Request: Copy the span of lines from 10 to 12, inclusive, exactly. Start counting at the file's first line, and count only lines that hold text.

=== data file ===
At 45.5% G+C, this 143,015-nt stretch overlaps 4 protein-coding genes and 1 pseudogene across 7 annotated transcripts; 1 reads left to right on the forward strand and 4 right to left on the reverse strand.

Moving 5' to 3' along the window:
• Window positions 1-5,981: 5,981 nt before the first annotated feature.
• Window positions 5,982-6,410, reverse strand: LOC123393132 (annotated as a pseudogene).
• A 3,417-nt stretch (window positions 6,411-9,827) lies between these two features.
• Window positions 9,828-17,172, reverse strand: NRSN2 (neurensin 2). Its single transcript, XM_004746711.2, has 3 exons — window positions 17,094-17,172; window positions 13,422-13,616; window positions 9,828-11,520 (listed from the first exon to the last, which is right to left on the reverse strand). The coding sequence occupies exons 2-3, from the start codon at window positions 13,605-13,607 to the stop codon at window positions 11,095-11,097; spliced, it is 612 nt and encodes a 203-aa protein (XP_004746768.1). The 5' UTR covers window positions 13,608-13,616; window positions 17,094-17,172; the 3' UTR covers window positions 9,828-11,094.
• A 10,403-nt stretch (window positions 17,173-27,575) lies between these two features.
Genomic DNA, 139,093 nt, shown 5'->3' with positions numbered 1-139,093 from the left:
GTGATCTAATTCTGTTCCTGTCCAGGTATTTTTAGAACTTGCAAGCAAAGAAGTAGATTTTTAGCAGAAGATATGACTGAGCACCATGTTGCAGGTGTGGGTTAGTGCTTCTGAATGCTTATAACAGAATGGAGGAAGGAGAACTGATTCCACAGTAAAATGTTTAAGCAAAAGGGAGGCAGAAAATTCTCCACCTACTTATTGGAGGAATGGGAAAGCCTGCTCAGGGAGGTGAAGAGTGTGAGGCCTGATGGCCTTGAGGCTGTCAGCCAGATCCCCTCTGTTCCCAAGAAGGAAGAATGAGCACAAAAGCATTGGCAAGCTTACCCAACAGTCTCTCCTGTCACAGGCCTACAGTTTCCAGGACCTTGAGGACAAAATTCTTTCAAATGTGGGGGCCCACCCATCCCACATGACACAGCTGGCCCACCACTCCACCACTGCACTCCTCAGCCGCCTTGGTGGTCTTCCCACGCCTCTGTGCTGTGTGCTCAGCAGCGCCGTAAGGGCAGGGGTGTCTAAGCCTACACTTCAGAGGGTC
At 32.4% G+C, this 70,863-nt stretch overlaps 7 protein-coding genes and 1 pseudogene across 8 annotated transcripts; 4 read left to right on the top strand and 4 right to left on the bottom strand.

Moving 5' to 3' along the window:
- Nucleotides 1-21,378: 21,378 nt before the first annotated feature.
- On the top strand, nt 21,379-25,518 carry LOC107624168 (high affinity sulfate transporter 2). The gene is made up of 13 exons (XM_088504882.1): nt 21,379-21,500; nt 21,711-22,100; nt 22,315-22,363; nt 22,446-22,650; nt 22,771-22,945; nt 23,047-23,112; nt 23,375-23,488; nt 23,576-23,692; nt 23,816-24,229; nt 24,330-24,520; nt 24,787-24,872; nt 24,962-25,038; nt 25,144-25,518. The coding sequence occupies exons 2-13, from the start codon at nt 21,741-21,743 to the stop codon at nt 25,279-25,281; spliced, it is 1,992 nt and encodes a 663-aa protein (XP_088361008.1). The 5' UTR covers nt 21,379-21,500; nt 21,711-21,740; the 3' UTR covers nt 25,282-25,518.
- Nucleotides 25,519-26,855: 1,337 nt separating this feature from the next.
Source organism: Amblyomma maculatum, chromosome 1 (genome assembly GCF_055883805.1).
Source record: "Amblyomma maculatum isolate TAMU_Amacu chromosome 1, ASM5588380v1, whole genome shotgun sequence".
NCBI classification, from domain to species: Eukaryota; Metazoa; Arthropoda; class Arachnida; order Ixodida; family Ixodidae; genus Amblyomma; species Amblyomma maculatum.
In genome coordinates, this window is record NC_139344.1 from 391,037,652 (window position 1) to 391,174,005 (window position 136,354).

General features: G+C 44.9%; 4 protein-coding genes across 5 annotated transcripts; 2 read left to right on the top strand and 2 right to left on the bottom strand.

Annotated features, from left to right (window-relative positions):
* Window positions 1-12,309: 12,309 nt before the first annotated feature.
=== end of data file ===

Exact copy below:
At 32.4% G+C, this 70,863-nt stretch overlaps 7 protein-coding genes and 1 pseudogene across 8 annotated transcripts; 4 read left to right on the top strand and 4 right to left on the bottom strand.

Moving 5' to 3' along the window:
- Nucleotides 1-21,378: 21,378 nt before the first annotated feature.